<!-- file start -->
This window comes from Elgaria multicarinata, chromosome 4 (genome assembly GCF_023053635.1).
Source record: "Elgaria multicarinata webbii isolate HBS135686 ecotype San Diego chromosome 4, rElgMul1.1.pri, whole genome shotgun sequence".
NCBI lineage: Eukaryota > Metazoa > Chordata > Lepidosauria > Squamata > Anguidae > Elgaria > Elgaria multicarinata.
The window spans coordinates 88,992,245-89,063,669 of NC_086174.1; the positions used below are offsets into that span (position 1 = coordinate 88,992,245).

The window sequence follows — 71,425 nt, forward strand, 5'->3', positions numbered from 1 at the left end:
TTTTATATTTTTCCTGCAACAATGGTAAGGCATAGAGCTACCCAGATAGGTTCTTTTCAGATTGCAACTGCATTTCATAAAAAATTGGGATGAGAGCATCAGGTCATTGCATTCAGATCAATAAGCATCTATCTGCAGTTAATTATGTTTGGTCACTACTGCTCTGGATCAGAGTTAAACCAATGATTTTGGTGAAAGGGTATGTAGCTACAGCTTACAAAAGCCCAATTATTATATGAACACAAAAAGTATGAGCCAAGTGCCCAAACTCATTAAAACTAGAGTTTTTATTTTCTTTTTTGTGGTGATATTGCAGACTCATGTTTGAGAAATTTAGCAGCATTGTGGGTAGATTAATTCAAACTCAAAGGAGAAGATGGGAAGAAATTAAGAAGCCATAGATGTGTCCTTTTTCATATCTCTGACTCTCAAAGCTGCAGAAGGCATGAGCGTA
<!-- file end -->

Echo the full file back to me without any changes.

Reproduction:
This window comes from Elgaria multicarinata, chromosome 4 (genome assembly GCF_023053635.1).
Source record: "Elgaria multicarinata webbii isolate HBS135686 ecotype San Diego chromosome 4, rElgMul1.1.pri, whole genome shotgun sequence".
NCBI lineage: Eukaryota > Metazoa > Chordata > Lepidosauria > Squamata > Anguidae > Elgaria > Elgaria multicarinata.
The window spans coordinates 88,992,245-89,063,669 of NC_086174.1; the positions used below are offsets into that span (position 1 = coordinate 88,992,245).

The window sequence follows — 71,425 nt, forward strand, 5'->3', positions numbered from 1 at the left end:
TTTTATATTTTTCCTGCAACAATGGTAAGGCATAGAGCTACCCAGATAGGTTCTTTTCAGATTGCAACTGCATTTCATAAAAAATTGGGATGAGAGCATCAGGTCATTGCATTCAGATCAATAAGCATCTATCTGCAGTTAATTATGTTTGGTCACTACTGCTCTGGATCAGAGTTAAACCAATGATTTTGGTGAAAGGGTATGTAGCTACAGCTTACAAAAGCCCAATTATTATATGAACACAAAAAGTATGAGCCAAGTGCCCAAACTCATTAAAACTAGAGTTTTTATTTTCTTTTTTGTGGTGATATTGCAGACTCATGTTTGAGAAATTTAGCAGCATTGTGGGTAGATTAATTCAAACTCAAAGGAGAAGATGGGAAGAAATTAAGAAGCCATAGATGTGTCCTTTTTCATATCTCTGACTCTCAAAGCTGCAGAAGGCATGAGCGTA